Researchers Assess the Impacts of Living in a Chemical Soup
Inside Oregon State University’s Sinnhuber Aquatic Research Laboratory are rooms lined with tanks filled with thousands of zebrafish—silver, striped, one-to-two-inch creatures often found in home aquariums. The lab is the domain of Robert Tanguay, professor of molecular toxicology at Oregon State, whose zebrafish are helping to answer one of the most pressing questions in environmental health and toxicology: what are the health effects of chemical mixtures?
Tanguay has pioneered the use of zebrafish in toxicology. His lab is on the leading edge of this research, designing new experimental techniques and equipment that are enabling scientists to assess the impacts of multiple chemical exposures. Using zebrafish, Tanguay and other scientists are zeroing in on why certain chemical components of crude oil spilled by the Exxon Valdez in 1989 continue to adversely affect fish survival in Alaska’s Prince William Sound. With zebrafish, they also are learning why pesticide runoff can impair Pacific Northwest salmon’s ability to navigate and how oil from the ruptured Deepwater Horizon well is affecting marine species’ health in the Gulf of Mexico.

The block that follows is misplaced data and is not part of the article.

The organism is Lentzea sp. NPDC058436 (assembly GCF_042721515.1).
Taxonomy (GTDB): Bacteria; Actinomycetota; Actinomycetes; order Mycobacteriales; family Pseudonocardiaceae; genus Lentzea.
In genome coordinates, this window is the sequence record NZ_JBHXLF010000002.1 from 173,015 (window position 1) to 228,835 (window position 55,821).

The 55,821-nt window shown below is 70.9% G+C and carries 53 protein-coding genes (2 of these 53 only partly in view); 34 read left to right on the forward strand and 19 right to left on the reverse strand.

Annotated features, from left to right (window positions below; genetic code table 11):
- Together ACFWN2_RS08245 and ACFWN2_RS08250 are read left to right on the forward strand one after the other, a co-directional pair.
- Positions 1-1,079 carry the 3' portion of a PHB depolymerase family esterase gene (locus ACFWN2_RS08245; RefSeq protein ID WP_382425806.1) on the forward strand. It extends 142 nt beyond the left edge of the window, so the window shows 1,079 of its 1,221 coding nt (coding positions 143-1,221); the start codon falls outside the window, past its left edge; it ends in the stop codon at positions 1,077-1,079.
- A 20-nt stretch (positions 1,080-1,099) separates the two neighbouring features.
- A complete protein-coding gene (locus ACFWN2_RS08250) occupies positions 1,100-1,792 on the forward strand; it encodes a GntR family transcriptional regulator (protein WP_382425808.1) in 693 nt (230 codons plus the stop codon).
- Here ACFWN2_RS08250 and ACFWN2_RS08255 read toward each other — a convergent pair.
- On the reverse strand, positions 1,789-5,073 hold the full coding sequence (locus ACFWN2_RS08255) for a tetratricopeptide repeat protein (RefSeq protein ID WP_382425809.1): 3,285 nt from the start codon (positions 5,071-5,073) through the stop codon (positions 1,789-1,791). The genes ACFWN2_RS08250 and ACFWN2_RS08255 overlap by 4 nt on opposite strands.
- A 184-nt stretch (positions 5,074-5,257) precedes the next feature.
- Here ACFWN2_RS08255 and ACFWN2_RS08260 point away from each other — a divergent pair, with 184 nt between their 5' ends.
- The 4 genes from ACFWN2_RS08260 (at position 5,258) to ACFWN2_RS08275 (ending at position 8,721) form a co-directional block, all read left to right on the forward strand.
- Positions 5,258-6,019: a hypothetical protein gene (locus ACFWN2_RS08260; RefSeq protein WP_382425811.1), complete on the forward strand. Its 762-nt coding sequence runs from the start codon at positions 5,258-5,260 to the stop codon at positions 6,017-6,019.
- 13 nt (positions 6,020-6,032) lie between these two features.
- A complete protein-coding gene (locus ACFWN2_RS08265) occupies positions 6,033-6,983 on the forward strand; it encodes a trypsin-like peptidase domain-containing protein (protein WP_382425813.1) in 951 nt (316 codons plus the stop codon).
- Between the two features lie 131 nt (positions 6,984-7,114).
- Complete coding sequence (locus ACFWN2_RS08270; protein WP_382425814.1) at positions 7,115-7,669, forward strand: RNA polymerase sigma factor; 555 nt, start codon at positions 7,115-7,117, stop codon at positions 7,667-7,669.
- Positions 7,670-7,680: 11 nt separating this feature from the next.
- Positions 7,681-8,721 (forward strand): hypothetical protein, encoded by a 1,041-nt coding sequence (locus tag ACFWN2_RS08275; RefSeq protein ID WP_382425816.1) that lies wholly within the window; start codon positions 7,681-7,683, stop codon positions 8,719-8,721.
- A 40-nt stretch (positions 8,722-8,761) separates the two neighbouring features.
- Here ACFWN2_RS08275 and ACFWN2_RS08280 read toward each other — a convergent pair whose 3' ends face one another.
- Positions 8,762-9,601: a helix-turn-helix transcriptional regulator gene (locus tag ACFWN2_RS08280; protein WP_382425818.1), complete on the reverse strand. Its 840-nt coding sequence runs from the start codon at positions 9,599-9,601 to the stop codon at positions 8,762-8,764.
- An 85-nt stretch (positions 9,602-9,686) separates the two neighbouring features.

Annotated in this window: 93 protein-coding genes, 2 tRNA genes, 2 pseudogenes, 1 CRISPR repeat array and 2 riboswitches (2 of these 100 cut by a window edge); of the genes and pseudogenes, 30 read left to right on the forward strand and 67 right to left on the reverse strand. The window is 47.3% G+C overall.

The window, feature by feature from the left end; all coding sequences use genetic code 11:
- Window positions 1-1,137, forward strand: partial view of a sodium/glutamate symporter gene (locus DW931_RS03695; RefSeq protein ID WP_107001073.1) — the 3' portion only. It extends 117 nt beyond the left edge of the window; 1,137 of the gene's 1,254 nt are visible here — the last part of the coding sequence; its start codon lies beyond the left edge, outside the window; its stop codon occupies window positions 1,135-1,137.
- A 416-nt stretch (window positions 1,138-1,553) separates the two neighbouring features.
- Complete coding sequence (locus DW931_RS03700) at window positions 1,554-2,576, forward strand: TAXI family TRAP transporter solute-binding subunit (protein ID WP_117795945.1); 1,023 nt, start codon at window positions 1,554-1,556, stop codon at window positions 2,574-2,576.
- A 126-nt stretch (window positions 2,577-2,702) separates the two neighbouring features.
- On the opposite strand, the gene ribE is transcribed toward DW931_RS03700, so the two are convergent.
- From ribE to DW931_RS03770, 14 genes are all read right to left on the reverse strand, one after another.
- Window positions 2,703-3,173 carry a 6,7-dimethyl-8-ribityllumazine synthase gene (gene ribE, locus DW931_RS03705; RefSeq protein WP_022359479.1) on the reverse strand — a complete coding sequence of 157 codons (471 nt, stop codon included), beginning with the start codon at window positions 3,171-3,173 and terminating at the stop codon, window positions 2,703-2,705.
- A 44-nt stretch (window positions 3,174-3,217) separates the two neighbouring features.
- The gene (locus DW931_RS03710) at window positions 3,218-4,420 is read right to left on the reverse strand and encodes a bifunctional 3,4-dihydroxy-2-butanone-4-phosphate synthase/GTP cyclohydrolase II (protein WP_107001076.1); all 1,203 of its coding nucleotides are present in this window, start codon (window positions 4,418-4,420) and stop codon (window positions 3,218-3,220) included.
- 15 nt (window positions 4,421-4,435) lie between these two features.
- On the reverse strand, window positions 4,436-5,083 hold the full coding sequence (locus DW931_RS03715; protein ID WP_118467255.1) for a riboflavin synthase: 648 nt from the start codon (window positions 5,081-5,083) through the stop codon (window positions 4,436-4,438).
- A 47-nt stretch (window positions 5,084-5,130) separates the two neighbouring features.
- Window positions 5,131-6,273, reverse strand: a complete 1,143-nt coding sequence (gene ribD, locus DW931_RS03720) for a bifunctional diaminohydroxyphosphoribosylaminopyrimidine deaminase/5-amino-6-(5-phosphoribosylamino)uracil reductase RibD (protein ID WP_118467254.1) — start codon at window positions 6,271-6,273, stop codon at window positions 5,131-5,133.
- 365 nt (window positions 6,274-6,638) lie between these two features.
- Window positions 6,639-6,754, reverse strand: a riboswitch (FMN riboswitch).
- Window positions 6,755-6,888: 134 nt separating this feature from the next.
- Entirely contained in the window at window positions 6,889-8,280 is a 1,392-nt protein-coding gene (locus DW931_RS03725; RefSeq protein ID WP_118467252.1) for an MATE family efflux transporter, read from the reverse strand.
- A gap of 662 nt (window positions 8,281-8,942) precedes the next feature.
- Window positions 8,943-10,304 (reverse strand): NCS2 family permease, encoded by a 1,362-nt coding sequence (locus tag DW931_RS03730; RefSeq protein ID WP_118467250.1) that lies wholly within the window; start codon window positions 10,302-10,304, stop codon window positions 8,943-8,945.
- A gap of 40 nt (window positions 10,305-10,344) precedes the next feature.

But zebrafish research goes well beyond the impact of chemical exposures on marine life. Zebrafish studies are also being used to assess the potential human health impacts of the chemical stew in U.S. Superfund sites. Tanguay’s lab is conducting research for the U.S. Environmental Protection Agency (EPA), evaluating the toxicity of thousands of chemicals used in countless consumer products. Zebrafish are also proving key to advancing our understanding of how particular chemical compounds affect the expression of individual genes that maintain and influence virtually every body system.